TAX ALERT | August 22, 2022
Authored by RSM US LLP
On Aug. 16, 2022, President Biden signed the Inflation Reduction Act of 2022 into law.1 The House of Representatives previously passed the Inflation Reduction Act on a 220-207 party line vote on Aug. 12, 2022. The Senate previously passed the bill on Aug. 7, 2022, also on a 51-50 party line vote. The legislation contains a new corporate alternative minimum tax of 15% (the New AMT) for certain large corporations with consistently high financial statement income. We provided an overview of the initial version of the legislation in the following article: “Inflation Reduction Act: The proposed new corporate minimum tax.”
Notably, the legislation incorporated an amendment intended to prevent, in certain instances, corporations under the common ownership of a private equity partnership from being subject to the New AMT.2 This and other items of significance with regard to the final text of the New AMT are discussed below.
Discussion of significant aspects of the New AMT
The corporate alternative minimum tax imposes a 15% tax on the “adjusted financial statement income” of certain corporations and corporate groups that meet a $1 billion average annual adjusted financial statement income test ($100 million in the case of certain U.S. corporations that are members of a foreign-parented multinational group—provided the multinational group also meets the $1 billion threshold). At a basic level, a taxpayer’s adjusted financial statement income is its financial statement income or loss, with certain adjustments.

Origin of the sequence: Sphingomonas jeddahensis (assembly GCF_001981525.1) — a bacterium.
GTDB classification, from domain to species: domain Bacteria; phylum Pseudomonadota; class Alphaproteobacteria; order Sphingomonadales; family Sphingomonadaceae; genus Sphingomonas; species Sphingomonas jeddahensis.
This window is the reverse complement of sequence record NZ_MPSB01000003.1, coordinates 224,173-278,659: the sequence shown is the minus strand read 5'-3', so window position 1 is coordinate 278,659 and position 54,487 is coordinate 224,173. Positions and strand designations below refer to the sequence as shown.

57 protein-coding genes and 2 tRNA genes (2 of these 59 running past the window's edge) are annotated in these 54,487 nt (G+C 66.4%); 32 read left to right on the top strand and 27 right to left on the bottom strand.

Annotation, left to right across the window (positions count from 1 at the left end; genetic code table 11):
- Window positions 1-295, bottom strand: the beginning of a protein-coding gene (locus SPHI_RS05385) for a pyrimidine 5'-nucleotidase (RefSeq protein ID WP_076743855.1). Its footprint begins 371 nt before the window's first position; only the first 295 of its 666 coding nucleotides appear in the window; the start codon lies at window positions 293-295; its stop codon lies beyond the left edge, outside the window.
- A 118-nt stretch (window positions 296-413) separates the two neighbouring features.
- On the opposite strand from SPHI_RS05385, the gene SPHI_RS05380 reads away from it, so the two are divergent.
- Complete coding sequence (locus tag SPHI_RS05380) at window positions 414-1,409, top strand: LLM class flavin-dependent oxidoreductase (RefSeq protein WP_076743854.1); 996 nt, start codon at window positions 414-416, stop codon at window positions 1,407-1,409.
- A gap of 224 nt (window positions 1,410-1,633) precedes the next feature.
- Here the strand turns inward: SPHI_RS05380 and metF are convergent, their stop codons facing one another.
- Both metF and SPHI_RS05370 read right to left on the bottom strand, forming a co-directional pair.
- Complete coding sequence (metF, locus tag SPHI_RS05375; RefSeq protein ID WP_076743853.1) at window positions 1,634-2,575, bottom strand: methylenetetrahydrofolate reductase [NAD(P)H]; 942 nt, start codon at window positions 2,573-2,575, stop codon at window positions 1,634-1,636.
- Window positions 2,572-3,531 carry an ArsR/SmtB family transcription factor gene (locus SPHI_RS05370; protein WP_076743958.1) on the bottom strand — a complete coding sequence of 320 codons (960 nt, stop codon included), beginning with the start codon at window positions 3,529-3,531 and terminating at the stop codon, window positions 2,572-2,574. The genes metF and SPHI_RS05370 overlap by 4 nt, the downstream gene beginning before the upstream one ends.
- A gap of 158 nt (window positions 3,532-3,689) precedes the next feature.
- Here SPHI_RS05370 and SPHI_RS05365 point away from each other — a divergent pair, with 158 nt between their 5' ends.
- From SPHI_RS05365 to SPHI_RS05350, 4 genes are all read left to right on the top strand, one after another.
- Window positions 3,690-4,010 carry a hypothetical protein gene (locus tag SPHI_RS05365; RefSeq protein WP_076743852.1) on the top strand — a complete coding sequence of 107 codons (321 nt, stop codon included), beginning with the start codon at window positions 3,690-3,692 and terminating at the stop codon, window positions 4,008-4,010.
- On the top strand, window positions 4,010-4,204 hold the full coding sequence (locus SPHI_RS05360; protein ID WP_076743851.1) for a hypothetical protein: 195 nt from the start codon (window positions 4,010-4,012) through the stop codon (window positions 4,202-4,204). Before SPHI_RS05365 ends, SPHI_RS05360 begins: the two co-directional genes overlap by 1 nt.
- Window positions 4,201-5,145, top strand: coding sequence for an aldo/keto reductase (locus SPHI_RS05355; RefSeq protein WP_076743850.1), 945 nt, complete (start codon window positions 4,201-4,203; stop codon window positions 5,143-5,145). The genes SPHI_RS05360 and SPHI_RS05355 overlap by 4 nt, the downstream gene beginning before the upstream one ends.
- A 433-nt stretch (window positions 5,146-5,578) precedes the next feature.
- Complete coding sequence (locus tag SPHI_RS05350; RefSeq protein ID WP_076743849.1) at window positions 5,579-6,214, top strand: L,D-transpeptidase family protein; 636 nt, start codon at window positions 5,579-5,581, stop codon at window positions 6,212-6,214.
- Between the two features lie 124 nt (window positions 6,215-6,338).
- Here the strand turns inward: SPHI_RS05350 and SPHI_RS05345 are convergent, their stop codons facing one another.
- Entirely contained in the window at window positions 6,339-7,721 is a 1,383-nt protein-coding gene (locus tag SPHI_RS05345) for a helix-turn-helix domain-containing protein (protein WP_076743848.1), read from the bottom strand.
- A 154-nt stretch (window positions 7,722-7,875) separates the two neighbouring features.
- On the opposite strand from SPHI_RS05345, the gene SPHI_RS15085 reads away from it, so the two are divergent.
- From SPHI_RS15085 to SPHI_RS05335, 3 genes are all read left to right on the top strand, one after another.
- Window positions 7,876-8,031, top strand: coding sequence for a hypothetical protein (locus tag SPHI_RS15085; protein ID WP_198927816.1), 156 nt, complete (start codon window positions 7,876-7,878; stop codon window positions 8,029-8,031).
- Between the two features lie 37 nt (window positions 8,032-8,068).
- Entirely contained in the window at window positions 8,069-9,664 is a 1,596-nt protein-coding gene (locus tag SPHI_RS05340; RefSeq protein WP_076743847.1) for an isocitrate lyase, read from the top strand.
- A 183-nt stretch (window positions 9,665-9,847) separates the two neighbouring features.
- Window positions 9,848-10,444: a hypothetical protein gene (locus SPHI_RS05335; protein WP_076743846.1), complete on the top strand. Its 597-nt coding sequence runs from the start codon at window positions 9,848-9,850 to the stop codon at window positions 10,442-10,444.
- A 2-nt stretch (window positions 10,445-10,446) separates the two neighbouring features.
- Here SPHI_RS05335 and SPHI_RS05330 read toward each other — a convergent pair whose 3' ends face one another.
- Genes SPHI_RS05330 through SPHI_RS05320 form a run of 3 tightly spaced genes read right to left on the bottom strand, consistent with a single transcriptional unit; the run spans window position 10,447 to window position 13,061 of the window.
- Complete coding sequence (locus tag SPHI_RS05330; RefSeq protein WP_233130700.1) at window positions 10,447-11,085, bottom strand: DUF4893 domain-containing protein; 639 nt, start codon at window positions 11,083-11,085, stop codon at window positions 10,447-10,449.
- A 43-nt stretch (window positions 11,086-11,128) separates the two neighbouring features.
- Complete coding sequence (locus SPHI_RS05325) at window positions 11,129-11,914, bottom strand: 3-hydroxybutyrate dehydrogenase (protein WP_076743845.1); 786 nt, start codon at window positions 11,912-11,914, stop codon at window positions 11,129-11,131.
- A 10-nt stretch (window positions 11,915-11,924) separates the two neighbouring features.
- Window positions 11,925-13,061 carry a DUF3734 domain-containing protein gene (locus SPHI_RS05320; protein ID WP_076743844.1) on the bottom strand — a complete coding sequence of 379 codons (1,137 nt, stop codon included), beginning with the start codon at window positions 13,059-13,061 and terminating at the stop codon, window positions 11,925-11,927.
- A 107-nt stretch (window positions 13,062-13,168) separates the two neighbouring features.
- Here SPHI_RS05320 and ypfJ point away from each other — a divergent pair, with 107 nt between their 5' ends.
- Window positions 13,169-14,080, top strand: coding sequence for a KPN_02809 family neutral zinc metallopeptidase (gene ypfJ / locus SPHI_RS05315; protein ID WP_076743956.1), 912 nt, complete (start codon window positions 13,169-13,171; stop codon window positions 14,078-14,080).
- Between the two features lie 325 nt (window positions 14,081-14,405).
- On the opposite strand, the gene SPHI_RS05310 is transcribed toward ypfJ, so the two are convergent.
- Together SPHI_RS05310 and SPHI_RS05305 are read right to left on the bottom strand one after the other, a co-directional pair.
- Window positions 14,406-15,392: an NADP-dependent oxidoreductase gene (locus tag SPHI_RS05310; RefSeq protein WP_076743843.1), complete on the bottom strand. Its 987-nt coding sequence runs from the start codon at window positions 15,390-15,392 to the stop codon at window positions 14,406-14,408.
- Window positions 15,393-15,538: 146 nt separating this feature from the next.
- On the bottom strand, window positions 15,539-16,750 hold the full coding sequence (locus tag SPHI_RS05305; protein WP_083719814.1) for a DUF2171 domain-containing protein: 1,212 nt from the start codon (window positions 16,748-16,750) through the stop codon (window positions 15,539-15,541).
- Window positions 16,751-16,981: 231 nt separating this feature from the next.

The New AMT is calculated as the excess of the “tentative minimum tax” over the regular tax plus the BEAT liability for the taxable year. The tentative minimum tax is now calculated as 15% of a corporation’s adjusted financial statement income, offset by certain foreign tax credits.
Controlled Group Rules – For purposes of the $1 billion average annual adjusted financial statement income threshold, the adjusted financial statement income (as modified) of certain related entities that comprise a controlled group is taken into account. The bill incorporates, generally, the controlled group rules relating to single-employer status under current law.3 Related entities can include not only corporations but other organizations as well (e.g., sole proprietorships, partnerships, trusts or estates). A controlled group includes a parent-subsidiary group or a brother-sister group or a combination of the two groups. A parent-subsidiary group is one or more chains of organizations that are connected through ownership of a controlling interest (more than 50%) by a common parent organization. A brother-sister group is two or more organizations owned by the same five or fewer persons (individuals, estates or trusts).
The controlled group rules, however, incorporate only entities that are engaged in a trade or business. Based on the language and background of the amendment, it appears that a private equity partnership may be excluded from the group. For example, assume a partnership holds all the stock of two operating corporations but does not engage in a trade or business directly. Assuming that five or fewer persons do not control the partnership, the partnership and its operating corporations may not constitute a controlled group with its corporations. Thus, the corporations may not have to aggregate their respective adjusted financial statement income for purposes of the $1 billion rule.4
Foreign-Parented Corporations – To determine if it meets the $1 billion average annual adjusted financial statement income threshold, a corporation that is part of a foreign-parented multinational group must include the adjusted financial statement income of all members of the foreign parent’s financial reporting group. This includes other foreign corporations within the foreign parent’s reporting group. Foreign-parented corporations are subject to a separate $100 million average annual adjusted financial statement income threshold; for that test, the general rules with respect to controlled groups noted above will apply.